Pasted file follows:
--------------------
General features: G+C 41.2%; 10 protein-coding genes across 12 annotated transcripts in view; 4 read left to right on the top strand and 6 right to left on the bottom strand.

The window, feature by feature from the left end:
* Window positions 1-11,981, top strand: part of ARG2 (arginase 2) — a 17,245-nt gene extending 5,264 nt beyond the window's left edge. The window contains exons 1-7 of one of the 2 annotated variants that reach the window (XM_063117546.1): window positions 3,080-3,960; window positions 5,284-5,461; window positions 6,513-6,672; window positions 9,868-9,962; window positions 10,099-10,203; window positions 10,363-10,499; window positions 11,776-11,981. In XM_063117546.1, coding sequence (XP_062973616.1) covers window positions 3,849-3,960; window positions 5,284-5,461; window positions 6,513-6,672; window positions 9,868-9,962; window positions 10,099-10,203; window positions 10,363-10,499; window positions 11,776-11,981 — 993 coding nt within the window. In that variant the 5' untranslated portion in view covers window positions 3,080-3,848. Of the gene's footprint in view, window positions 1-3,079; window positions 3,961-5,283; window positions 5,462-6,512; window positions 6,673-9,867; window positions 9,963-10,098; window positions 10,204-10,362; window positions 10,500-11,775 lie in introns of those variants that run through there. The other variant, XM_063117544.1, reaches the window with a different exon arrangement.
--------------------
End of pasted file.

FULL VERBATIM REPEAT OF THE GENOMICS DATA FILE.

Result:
General features: G+C 41.2%; 10 protein-coding genes across 12 annotated transcripts in view; 4 read left to right on the top strand and 6 right to left on the bottom strand.

The window, feature by feature from the left end:
* Window positions 1-11,981, top strand: part of ARG2 (arginase 2) — a 17,245-nt gene extending 5,264 nt beyond the window's left edge. The window contains exons 1-7 of one of the 2 annotated variants that reach the window (XM_063117546.1): window positions 3,080-3,960; window positions 5,284-5,461; window positions 6,513-6,672; window positions 9,868-9,962; window positions 10,099-10,203; window positions 10,363-10,499; window positions 11,776-11,981. In XM_063117546.1, coding sequence (XP_062973616.1) covers window positions 3,849-3,960; window positions 5,284-5,461; window positions 6,513-6,672; window positions 9,868-9,962; window positions 10,099-10,203; window positions 10,363-10,499; window positions 11,776-11,981 — 993 coding nt within the window. In that variant the 5' untranslated portion in view covers window positions 3,080-3,848. Of the gene's footprint in view, window positions 1-3,079; window positions 3,961-5,283; window positions 5,462-6,512; window positions 6,673-9,867; window positions 9,963-10,098; window positions 10,204-10,362; window positions 10,500-11,775 lie in introns of those variants that run through there. The other variant, XM_063117544.1, reaches the window with a different exon arrangement.